Solo Exhibitions > Nothing To Live Up To

Installation View
Installation View

Time Out Chicago, Issue 161: March 27 - April 2, 2008

The Hyde Park Art Center's second floor hallway gallery should be the worst possible exhibition space for large-scale paintings. But Howard Fonda uses the linearity of the long, narrow corridor to highlight the development of his oeuvre over the past three years.

Fonda Confidently slips between representation and abstraction. The 32-year-old Chicago-based artist and SAIC alum is shockingly prolific - this exhibition comprises 44 paintings - and the themes and historical references in his work vary from Native American motifs to Plato to Expressionism to his girlfriend. Yet Fonda's spirited color paletteand distinctive all prima technique hold the exhibition together.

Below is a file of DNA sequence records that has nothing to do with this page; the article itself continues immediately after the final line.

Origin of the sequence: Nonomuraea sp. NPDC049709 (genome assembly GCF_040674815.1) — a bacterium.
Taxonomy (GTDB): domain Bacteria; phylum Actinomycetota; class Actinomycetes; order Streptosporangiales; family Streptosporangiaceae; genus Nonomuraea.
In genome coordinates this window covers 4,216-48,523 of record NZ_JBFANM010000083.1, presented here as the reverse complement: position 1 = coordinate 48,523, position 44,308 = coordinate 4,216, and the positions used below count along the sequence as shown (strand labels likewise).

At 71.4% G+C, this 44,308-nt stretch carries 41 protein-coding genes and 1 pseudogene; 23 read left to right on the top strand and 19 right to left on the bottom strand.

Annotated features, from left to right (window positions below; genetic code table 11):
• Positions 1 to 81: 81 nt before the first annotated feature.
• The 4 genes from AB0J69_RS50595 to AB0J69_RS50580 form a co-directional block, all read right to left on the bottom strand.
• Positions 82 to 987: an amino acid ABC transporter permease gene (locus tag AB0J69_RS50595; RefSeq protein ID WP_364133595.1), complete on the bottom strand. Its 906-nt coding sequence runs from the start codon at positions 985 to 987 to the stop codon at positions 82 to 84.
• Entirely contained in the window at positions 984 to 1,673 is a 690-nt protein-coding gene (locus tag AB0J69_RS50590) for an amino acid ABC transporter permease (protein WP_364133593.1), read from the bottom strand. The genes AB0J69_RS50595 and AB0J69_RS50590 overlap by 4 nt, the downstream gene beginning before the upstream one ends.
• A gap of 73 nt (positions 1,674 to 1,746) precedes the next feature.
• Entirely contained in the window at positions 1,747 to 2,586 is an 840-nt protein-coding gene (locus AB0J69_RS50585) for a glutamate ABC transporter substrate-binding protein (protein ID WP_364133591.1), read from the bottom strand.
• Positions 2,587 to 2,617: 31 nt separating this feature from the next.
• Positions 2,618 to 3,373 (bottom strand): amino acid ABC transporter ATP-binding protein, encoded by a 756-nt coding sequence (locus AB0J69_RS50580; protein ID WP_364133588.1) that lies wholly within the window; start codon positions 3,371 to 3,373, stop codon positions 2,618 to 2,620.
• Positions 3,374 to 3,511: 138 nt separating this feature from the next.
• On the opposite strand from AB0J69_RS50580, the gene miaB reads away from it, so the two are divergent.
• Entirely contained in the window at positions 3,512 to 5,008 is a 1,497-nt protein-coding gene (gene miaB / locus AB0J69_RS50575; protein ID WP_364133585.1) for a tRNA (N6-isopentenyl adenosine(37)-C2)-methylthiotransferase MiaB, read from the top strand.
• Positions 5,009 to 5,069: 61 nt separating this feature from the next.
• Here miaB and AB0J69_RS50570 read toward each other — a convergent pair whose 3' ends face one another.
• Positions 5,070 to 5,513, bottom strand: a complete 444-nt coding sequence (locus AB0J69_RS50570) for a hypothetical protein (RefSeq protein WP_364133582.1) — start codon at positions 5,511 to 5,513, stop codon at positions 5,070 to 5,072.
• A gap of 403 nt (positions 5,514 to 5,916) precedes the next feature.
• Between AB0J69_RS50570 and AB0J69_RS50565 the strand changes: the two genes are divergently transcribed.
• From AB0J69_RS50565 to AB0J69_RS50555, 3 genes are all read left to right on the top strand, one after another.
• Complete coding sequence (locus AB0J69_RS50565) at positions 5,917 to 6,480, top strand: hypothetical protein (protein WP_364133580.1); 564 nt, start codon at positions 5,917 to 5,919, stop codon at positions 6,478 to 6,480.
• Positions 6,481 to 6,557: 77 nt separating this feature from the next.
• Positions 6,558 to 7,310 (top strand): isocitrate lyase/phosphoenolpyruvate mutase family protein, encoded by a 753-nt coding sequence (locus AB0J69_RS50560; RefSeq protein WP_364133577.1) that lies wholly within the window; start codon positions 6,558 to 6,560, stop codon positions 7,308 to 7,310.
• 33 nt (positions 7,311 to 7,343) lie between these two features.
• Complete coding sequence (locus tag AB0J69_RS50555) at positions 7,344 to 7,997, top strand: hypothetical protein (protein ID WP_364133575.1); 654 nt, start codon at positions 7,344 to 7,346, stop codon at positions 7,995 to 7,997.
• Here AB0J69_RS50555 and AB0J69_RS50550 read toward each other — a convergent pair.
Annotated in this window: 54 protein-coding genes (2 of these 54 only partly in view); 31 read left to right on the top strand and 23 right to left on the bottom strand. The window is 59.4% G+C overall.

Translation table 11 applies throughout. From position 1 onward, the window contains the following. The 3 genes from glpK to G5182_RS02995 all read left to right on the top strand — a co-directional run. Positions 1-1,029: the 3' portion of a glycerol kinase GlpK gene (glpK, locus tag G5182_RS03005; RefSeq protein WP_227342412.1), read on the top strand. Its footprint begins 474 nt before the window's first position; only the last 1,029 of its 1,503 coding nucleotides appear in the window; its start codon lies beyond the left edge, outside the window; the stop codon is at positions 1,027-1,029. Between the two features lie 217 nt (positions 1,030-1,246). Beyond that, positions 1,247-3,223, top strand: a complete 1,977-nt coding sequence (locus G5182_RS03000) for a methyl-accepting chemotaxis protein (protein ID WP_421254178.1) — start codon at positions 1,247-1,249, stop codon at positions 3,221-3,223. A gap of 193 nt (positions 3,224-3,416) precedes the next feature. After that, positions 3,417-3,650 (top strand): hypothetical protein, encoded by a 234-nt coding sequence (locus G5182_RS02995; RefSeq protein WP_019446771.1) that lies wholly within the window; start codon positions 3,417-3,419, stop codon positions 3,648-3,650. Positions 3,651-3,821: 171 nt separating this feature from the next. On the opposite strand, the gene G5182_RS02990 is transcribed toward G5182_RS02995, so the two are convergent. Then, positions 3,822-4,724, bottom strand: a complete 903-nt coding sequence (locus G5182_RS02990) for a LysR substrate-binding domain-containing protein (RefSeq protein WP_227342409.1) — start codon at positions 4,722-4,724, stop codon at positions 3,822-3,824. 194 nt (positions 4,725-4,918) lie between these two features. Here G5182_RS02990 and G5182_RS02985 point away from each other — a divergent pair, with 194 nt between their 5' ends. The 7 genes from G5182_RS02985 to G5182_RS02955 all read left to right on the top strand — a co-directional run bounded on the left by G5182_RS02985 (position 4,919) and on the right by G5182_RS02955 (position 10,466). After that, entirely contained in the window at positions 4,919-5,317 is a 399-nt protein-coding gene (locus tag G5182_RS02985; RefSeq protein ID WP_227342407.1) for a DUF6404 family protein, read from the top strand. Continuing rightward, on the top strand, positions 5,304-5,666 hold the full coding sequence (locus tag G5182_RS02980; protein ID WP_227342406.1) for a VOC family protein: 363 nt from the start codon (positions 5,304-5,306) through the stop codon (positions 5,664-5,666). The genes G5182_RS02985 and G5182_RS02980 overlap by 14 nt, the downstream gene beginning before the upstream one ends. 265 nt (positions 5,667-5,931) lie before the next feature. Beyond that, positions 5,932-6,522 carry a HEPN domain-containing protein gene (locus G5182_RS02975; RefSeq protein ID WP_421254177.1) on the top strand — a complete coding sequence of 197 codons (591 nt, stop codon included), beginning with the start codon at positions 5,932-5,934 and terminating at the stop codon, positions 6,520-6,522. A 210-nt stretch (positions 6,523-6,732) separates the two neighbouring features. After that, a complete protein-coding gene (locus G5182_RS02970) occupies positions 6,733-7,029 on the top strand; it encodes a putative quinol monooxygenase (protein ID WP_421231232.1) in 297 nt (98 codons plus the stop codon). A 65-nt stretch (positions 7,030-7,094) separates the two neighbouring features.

Fonda is adept at creating tight, interlocking patterns as he is defining the lyrical contours of a contemplative self-portrait. One extraordinary pair of paintings reveals the breadth of his thinking: "Harley Knows" (2007) is a stark landscape represented by bands of green, red and yellow; and "untitled" (2007) is a monochromatic, ghostly portrait of an old man done with very little paint. Both suggest that Fonda paints what is true, beautiful and meaningful to him, relying on intuition in a way normally associated with 19th-century Romanticism. But this impressive exhibition secures his reputation as a serious contemporary painter. - Michelle Grabner